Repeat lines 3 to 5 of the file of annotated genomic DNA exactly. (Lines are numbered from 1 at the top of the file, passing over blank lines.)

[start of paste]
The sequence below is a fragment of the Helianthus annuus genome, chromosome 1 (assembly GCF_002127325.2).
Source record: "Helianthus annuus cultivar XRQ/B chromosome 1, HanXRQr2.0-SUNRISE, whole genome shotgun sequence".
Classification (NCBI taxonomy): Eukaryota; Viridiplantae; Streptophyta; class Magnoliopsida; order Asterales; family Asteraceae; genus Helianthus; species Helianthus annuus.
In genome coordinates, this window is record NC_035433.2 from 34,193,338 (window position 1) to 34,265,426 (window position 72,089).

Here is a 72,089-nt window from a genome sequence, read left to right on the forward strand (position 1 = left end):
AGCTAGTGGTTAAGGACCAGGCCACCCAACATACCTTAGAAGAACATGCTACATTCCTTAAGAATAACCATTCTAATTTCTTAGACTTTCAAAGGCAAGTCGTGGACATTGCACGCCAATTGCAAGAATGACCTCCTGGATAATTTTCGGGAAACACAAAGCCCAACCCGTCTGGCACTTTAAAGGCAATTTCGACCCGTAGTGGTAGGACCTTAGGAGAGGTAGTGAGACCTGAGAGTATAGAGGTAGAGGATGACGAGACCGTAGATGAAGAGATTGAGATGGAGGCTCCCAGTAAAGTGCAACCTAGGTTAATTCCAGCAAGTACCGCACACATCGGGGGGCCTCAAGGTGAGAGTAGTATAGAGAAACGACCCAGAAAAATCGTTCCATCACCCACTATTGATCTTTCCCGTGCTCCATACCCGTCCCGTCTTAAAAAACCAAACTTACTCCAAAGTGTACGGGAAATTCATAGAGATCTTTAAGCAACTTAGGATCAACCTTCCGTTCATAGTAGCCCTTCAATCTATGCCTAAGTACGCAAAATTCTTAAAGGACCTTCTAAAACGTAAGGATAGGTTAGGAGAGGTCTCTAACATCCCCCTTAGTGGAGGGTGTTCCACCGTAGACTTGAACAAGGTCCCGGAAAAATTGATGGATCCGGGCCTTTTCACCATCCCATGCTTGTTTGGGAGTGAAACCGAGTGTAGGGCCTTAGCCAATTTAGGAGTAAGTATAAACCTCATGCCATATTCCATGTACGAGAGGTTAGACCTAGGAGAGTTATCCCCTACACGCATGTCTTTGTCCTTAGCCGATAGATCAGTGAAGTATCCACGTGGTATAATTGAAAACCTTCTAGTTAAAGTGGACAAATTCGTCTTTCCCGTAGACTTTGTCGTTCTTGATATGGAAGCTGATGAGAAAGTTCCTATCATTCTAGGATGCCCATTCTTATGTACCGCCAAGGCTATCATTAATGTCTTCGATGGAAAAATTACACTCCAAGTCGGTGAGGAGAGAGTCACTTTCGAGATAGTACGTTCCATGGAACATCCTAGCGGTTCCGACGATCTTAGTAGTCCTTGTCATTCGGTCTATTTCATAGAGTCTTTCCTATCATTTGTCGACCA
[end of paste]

Classification (NCBI taxonomy): Eukaryota; Viridiplantae; Streptophyta; class Magnoliopsida; order Asterales; family Asteraceae; genus Helianthus; species Helianthus annuus.
In genome coordinates, this window is record NC_035433.2 from 34,193,338 (window position 1) to 34,265,426 (window position 72,089).

Here is a 72,089-nt window from a genome sequence, read left to right on the forward strand (position 1 = left end):